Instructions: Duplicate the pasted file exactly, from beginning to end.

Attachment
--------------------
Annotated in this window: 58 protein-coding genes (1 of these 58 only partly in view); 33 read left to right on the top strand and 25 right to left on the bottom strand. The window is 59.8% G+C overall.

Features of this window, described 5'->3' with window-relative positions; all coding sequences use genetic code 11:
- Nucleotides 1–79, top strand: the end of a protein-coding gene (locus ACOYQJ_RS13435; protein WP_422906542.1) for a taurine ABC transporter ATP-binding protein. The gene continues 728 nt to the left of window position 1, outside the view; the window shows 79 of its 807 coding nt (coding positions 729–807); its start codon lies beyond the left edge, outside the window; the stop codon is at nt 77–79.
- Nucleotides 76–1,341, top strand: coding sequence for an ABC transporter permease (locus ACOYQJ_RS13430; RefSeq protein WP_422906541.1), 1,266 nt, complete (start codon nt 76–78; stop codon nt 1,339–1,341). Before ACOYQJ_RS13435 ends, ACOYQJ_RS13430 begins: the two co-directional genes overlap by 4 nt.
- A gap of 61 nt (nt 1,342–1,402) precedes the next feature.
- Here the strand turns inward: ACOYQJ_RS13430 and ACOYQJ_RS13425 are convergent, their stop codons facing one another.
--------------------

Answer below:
Annotated in this window: 58 protein-coding genes (1 of these 58 only partly in view); 33 read left to right on the top strand and 25 right to left on the bottom strand. The window is 59.8% G+C overall.

Features of this window, described 5'->3' with window-relative positions; all coding sequences use genetic code 11:
- Nucleotides 1–79, top strand: the end of a protein-coding gene (locus ACOYQJ_RS13435; protein WP_422906542.1) for a taurine ABC transporter ATP-binding protein. The gene continues 728 nt to the left of window position 1, outside the view; the window shows 79 of its 807 coding nt (coding positions 729–807); its start codon lies beyond the left edge, outside the window; the stop codon is at nt 77–79.
- Nucleotides 76–1,341, top strand: coding sequence for an ABC transporter permease (locus ACOYQJ_RS13430; RefSeq protein WP_422906541.1), 1,266 nt, complete (start codon nt 76–78; stop codon nt 1,339–1,341). Before ACOYQJ_RS13435 ends, ACOYQJ_RS13430 begins: the two co-directional genes overlap by 4 nt.
- A gap of 61 nt (nt 1,342–1,402) precedes the next feature.
- Here the strand turns inward: ACOYQJ_RS13430 and ACOYQJ_RS13425 are convergent, their stop codons facing one another.